Because I do not understand the workings of electricity (my personal belief is --- magic), I called my brother to question him about several “electric lawnmower” things. Based on what happened with the red mower, did he think I could still use it with a different extension cord? What kind of extension cord should I be using? How long a cord can I use? Yada, yada.
His immediate response was NO, do not use the mower again. And then he said I should just get a gas-powered mower (no cord, no electricity needed, etc.) But, if I was getting an electric mower, I needed a 12-gauge extension cord no longer than 100 feet. Then he talked about amps and volts and GFCI outlets – a whole other language of weird.
OK, so here’s the problem with a gas mower. (1) they require gasoline. (2) they also need oil, spark plug(s), air filter(s), lines cleaned out and a bunch of other stuff. (3) they need somebody who understands the “how-tos and when-tos” to fix them when THEY WILL NOT START. I am not that person.
I went to the Lowe’s website and shopped for a mower. Decided on one – under $200 that’s good. Then looked at 12-gauge 100-foot extension cords. Whoa! It cost just slightly less than the mower. (When asked, brother said – it’s because they have more copper and copper is expensive.) O K F I N E. Put everything in the shopping basket, hit send and waited to get notification that everything had arrived at Lowes.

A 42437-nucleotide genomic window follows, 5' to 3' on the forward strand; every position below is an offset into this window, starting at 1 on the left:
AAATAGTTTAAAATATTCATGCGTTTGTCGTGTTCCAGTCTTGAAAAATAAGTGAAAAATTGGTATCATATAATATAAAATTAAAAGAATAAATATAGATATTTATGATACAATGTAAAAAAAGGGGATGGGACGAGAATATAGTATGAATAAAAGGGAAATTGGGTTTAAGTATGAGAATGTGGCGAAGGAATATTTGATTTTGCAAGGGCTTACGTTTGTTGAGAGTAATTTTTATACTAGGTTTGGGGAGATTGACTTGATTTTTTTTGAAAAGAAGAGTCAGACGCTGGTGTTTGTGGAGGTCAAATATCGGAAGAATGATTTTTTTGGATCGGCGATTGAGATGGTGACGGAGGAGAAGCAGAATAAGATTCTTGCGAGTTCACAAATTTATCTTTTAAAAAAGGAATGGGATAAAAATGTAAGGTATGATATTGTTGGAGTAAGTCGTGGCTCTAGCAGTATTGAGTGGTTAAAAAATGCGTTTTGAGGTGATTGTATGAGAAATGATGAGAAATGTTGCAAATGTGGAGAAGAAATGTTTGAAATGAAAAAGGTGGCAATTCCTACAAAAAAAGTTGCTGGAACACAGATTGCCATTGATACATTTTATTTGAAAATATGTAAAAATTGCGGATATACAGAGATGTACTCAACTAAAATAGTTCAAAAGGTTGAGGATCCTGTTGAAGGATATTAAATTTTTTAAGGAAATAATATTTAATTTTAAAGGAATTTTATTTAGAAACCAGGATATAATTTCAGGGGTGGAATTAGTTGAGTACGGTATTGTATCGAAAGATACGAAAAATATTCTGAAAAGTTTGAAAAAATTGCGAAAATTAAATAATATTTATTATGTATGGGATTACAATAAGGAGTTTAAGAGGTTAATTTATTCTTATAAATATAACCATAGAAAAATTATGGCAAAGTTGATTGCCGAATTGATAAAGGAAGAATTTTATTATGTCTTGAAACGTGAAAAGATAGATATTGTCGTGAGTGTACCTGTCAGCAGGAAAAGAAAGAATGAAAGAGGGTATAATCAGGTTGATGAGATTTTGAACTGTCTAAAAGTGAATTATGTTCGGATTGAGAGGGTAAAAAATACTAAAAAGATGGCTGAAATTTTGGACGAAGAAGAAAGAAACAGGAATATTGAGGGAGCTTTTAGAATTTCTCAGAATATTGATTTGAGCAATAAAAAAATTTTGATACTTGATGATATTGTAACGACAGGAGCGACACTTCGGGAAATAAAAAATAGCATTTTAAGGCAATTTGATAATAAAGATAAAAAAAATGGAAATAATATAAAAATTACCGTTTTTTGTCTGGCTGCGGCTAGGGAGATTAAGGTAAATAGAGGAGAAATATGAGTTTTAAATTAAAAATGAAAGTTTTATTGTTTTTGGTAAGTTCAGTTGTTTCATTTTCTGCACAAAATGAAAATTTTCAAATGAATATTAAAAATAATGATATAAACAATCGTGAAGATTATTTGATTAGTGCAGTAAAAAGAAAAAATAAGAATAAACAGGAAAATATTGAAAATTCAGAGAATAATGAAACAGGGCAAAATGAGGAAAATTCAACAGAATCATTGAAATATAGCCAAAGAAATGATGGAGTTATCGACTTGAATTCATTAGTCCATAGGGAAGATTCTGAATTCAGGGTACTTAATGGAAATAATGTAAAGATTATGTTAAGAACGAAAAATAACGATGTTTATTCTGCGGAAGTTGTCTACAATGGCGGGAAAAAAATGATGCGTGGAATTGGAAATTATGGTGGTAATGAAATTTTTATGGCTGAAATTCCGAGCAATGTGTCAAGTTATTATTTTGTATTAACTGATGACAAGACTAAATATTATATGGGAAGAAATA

Today, I decided to take the mower out of its box and mow the weeds (still don’t have grass but I have all sorts of weeds!). Six pieces along with three instruction books came out of the box. Putting together power tools of any sort has never been in my job description but – “how hard can it be”.
Well, first of all,
“Fit the lower handle into the two holes in the machine body and fasten the handle on both with the screws provided.”
That sounds easy. NO! It is not easy. The handle ends just barely fit into the holes and only go in a little way. It took me pushing and a hammer to get the damn things in so the screws would actually do their job of fitting into the side of the mower and through the handle thus holding it in place.
“Join the upper handle to the lower handle using the knob, washer, and bolt provided.”
This wasn’t hard although an extra hand would have been helpful to hold the two handles in place to bolt them together. Then, I realized I had not remembered to put “the extension cord restraint hook” on the upper handle before bolting it to the lower handle. Too bad. Not taking it apart.
Next came the Side Discharge Chute (and one the reasons I chose this mower).
So, I live in Texas. If you mow with a grass catcher on your mower, you will have to stop every 6 or 7 steps and empty the bag. That is just way too much work. I firmly believe the clippings are good for the grass and are just fine laying there doing whatever it is they are supposed to do.
OK – the Chute –
“Raise the spring-loaded ejector flap. Fasten the side-discharge chute to the mower body by sliding the chute tabs onto the coupling hooks found under the ejector flap. Make sure the chute is securely fastened.”
Huh? OK, well ….. hmmmmm …….
And, finally, Taa Daaa! A cute little green mower.